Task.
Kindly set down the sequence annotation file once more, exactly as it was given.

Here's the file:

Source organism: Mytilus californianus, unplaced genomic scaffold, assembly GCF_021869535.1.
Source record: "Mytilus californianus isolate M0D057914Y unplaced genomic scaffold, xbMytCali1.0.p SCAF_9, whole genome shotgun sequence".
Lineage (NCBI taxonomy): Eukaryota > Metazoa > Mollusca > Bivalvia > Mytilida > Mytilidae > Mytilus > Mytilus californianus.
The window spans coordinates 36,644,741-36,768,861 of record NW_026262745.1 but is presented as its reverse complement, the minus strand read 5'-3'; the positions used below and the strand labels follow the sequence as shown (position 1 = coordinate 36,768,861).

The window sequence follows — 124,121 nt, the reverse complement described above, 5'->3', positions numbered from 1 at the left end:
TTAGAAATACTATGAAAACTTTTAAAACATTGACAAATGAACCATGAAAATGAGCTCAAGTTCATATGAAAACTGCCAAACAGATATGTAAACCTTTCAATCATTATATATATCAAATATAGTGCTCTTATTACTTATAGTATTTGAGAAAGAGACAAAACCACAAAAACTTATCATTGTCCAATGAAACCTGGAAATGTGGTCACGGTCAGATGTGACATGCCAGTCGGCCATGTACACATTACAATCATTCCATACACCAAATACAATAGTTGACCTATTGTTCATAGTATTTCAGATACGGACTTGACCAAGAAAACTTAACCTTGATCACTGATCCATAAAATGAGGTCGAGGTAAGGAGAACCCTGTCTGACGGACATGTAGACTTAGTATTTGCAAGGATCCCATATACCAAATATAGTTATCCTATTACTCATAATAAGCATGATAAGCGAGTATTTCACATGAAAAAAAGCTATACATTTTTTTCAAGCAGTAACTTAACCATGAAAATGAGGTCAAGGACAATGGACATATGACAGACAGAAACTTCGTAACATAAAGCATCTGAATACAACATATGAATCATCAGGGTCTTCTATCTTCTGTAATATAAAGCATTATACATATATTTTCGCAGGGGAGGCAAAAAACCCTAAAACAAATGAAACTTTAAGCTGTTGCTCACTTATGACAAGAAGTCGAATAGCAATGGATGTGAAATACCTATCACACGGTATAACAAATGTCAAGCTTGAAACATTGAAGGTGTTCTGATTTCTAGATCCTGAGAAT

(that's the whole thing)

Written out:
Source organism: Mytilus californianus, unplaced genomic scaffold, assembly GCF_021869535.1.
Source record: "Mytilus californianus isolate M0D057914Y unplaced genomic scaffold, xbMytCali1.0.p SCAF_9, whole genome shotgun sequence".
Lineage (NCBI taxonomy): Eukaryota > Metazoa > Mollusca > Bivalvia > Mytilida > Mytilidae > Mytilus > Mytilus californianus.
The window spans coordinates 36,644,741-36,768,861 of record NW_026262745.1 but is presented as its reverse complement, the minus strand read 5'-3'; the positions used below and the strand labels follow the sequence as shown (position 1 = coordinate 36,768,861).

The window sequence follows — 124,121 nt, the reverse complement described above, 5'->3', positions numbered from 1 at the left end:
TTAGAAATACTATGAAAACTTTTAAAACATTGACAAATGAACCATGAAAATGAGCTCAAGTTCATATGAAAACTGCCAAACAGATATGTAAACCTTTCAATCATTATATATATCAAATATAGTGCTCTTATTACTTATAGTATTTGAGAAAGAGACAAAACCACAAAAACTTATCATTGTCCAATGAAACCTGGAAATGTGGTCACGGTCAGATGTGACATGCCAGTCGGCCATGTACACATTACAATCATTCCATACACCAAATACAATAGTTGACCTATTGTTCATAGTATTTCAGATACGGACTTGACCAAGAAAACTTAACCTTGATCACTGATCCATAAAATGAGGTCGAGGTAAGGAGAACCCTGTCTGACGGACATGTAGACTTAGTATTTGCAAGGATCCCATATACCAAATATAGTTATCCTATTACTCATAATAAGCATGATAAGCGAGTATTTCACATGAAAAAAAGCTATACATTTTTTTCAAGCAGTAACTTAACCATGAAAATGAGGTCAAGGACAATGGACATATGACAGACAGAAACTTCGTAACATAAAGCATCTGAATACAACATATGAATCATCAGGGTCTTCTATCTTCTGTAATATAAAGCATTATACATATATTTTCGCAGGGGAGGCAAAAAACCCTAAAACAAATGAAACTTTAAGCTGTTGCTCACTTATGACAAGAAGTCGAATAGCAATGGATGTGAAATACCTATCACACGGTATAACAAATGTCAAGCTTGAAACATTGAAGGTGTTCTGATTTCTAGATCCTGAGAAT